This article – now many years old – discloses that Peter Singer gives away one fifth of his income. That’s a very very fine thing and a damn site better than me. According to his own calculations, which I have no reason to doubt, that means he’s saved thousands of lives. Perhaps I’ve saved a few with my more paltry giving, which is a nice thought.
But just as with his stuff on what he calls ‘animal liberation’ it seems to me that the obvious philosophical point that he raises is not addressed at all. In several posts I put up a while ago I argued that while Singer says he has a ‘utilitarian’ approach to animal welfare, his work showed almost no sign of the crucial question if one takes a utilitarian framework seriously as one’s criterion for deciding what to do – namely the question of how to optimise animal welfare – and/or minimise suffering. Instead he was concerned, it seemed to me, to take short cuts to argue for various aesthetic ideas of how we should behave.
In the first mentioned article above, Singer argues that it’s simply wrong to treat oneself to luxuries when the same money could be spent saving lives. But he leaves the question of what constitutes a luxury and what constitutes a necessity to one side.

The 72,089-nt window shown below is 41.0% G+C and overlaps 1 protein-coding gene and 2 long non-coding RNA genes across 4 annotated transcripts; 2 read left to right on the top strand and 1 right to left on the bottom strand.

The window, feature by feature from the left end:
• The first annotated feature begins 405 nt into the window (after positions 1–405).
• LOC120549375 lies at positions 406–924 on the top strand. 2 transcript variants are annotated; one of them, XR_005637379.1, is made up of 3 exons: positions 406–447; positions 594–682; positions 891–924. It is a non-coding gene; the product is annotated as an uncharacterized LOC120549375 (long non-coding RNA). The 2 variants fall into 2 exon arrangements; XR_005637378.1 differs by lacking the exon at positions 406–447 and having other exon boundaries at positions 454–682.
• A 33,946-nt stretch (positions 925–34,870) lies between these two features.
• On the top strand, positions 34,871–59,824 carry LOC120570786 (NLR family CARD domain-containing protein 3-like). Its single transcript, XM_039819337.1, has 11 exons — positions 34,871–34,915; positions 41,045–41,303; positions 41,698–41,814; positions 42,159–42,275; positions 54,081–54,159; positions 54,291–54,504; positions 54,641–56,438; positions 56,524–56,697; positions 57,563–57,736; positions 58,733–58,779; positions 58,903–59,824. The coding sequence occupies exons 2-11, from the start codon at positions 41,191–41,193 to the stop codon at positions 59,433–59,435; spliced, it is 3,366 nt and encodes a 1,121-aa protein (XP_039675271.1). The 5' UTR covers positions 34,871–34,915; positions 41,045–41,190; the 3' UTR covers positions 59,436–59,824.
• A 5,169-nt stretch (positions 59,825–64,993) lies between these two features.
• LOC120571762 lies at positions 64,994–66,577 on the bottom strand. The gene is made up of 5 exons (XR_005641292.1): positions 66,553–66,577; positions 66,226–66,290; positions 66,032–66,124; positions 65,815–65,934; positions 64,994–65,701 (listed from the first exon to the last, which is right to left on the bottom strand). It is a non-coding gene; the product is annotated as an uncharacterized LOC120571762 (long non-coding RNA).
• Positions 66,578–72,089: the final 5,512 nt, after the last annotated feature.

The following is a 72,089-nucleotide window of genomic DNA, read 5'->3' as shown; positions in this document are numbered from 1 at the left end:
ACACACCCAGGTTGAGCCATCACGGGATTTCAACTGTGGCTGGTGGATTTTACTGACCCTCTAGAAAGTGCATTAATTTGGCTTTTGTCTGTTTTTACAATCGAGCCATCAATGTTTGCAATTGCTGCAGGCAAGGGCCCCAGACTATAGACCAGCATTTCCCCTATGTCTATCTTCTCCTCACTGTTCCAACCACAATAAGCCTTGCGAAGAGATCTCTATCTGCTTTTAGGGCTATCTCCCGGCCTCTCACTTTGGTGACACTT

Now I’m not suggesting that he doesn’t make his point. The examples he provides are compelling enough. Sacrifice a nice dinner out once a month and save some lives – not a bad formula for improving the moral tone of your life. But why does he give away just one fifth of his income. Does he live only on necessities? When does he decide to buy a new shirt? etc etc Indeed there’s a formula in his article which suggests that we should be giving away all the money we make over $30,000 and I suspect Peter Singer might keep more than $30,000. And how come these necessities are defined without regard to the relative need of the recipients of the money? In Singer’s utilitarian framework, why is a ‘necessity’ for a Westerner defined differently from a necessity for the $1 per day person who might receive their money?
This question of how you draw the line isn’t just an academic question. It’s a burning practical question.
But the issue of where to draw that line barely rates a mention. I have little doubt that there’s a page or two on it somewhere in his writing, but to me any discussion that doesn’t grapple with it, or at least recognise it as central even if it is put aside for some other time, doesn’t get far.
Which isn’t to say that I shouldn’t be giving more money to charity – but I don’t need a philosopher to tell me that.